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Bulacan Aerotropolis Project: Goodbye birds, hello big metal birds

A black-faced spoonbill. More than 20 of this endangered species were spotted in Barangay Taliptip, Bulakan, Bulacan, on January 11.

With the proposed construction of the P735.6-billion New Manila International Airport (NMIA), people in the municipality of Bulakan and nearby towns in the province of Bulacan will soon be seeing more airplanes flying in the sky.

The project, secured through an unsolicited proposal by the Ramon Ang-led conglomerate San Miguel Corp. (SMC), hopes to ease air and land traffic congestion in Pasay City, where the Ninoy Aquino International Airport (Naia) is situated.

Flocks of birds cover islets on Taliptip River in Bulakan, Bulacan.

To be constructed in a 2,500-hectare coastal fishpond in Bulakan, Bulacan, that is about 35 kilometers north of Manila, the aerotropolis will stretch from Taliptip River Stream in Barangay Taliptip, Bulakan, to Sitio Baluarte in Obando town.

The project will include a modern passenger terminal building with airside and landside facilities, as well as an airport toll road and railway.

Needless to say, the national government is bent on pursuing the project, with the economic benefits of a new airport in mind—investors coming in, setting up shops triggering construction boom and generating more jobs and livelihood opportunities.

Recovery effort contribution

Despite the enormous challenge posed by the current coronavirus pandemic, SMC is committed to pursuing the ambitious project to help the government in its economic recovery efforts. This was disclosed during the company’s stockholders’ meeting early this month.

Quoted in news reports, SMC Chief Finance Officer Ferdinand K. Constantino said part of the company’s recovery plan is continuing with expansion plans as previously laid out, which include the plan to build the airport.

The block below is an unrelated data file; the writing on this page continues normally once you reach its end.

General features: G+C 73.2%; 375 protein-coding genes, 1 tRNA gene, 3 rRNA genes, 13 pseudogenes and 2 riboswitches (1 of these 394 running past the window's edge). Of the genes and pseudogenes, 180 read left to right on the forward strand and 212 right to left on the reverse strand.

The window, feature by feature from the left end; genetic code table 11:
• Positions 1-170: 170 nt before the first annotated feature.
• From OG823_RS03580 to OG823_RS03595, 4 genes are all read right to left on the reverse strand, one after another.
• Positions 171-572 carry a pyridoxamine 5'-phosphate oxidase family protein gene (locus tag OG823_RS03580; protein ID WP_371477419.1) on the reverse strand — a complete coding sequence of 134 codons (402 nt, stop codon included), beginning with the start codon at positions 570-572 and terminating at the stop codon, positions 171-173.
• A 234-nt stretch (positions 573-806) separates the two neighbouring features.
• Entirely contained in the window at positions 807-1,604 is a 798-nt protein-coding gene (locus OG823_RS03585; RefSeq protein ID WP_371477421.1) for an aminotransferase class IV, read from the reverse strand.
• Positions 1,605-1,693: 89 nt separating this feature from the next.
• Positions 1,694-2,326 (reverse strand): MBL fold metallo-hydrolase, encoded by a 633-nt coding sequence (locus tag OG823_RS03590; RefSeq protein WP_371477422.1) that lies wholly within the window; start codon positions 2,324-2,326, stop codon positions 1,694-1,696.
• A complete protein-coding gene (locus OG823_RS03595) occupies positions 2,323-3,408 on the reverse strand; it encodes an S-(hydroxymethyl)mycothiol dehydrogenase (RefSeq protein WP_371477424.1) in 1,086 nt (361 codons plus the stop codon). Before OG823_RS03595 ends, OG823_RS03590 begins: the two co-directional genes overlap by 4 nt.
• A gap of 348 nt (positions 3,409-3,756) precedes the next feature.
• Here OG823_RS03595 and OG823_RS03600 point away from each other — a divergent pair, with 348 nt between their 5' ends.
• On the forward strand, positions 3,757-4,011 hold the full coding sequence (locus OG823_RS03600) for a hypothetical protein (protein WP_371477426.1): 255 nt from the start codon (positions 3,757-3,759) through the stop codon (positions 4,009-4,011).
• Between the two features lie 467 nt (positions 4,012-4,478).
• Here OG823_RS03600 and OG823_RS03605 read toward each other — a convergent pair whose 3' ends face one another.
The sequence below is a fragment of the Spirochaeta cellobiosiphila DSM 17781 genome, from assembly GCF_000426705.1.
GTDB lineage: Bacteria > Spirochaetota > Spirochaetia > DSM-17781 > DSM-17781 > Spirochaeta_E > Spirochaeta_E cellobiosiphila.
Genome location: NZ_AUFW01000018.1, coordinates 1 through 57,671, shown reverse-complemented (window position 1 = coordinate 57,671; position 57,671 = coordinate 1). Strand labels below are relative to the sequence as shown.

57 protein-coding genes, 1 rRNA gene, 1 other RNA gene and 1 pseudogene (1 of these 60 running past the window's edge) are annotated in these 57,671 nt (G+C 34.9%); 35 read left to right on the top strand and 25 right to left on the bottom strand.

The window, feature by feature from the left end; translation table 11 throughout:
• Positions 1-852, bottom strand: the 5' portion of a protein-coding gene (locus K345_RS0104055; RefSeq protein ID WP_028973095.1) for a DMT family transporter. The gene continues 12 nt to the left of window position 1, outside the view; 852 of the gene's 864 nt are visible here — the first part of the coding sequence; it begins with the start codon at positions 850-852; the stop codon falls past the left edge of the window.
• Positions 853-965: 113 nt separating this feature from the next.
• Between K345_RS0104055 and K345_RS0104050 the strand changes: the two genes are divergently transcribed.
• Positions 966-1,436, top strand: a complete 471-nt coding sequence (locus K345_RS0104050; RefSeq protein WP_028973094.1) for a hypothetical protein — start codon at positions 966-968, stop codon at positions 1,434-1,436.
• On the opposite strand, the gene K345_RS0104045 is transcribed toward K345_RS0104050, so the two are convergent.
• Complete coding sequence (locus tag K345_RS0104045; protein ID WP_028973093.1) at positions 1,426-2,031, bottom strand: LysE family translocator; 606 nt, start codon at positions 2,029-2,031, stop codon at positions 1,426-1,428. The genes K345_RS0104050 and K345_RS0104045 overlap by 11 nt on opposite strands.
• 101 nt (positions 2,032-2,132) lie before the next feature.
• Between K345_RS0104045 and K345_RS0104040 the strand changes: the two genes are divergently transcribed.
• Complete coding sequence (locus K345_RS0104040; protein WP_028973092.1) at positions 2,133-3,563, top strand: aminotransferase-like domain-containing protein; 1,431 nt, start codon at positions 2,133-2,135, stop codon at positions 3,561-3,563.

Constantino remains optimistic that while the company faces challenges because of the pandemic, it remains in good shape.

In a statement in July 2019, SMC said the NMIA project, “will be our largest contribution to the Philippine economy thus far. It’s a project that will benefit not just us today, but many future generations of Filipinos.”

Birds form a line as they rest on a mangrove area in Barangay Dapdap, Taliptip, Bulakan, in January.

“It will generate about a million jobs and jump-start economic growth in Bulacan and neighboring provinces. Apart from improving tourism and addressing congestion problems, it will boost small local industries, manufacturing, exports and possibly give rise to new ones. We are committed to helping the government deliver on our nation’s goals and helping the local communities thrive and improve their quality of life,” SMC said.


Like any other environmentally critical project, the Bulacan Aerotropolis is facing stiff opposition from various sectors.  Environmentalists, fishermen and conservation advocates included.

While many fishpond owners in Barangay Taliptip have already sold their properties, and most of farm tenants have already agreed to self-demolish their homes as part of an agreement with the project proponents, still, some residents are up in arms, and they are getting help from various environmental groups and conservation advocates.

Oceana Philippines, an ocean conservation advocacy nongovernment organization, has expressed alarm on the stories of fisherfolk residents in Barangay Taliptip as they suffer even more during the pandemic.

Importance of Manila Bay

During the launch of the Save Manila Bay web site on June 27 which coincided with the forum dubbed “Habang May Dagat, May Buhay:  Dissecting the Impacts of the Proposed Bulacan Airport,” retired Supreme Court Justice Antonio Carpio underscored the importance of Manila Bay.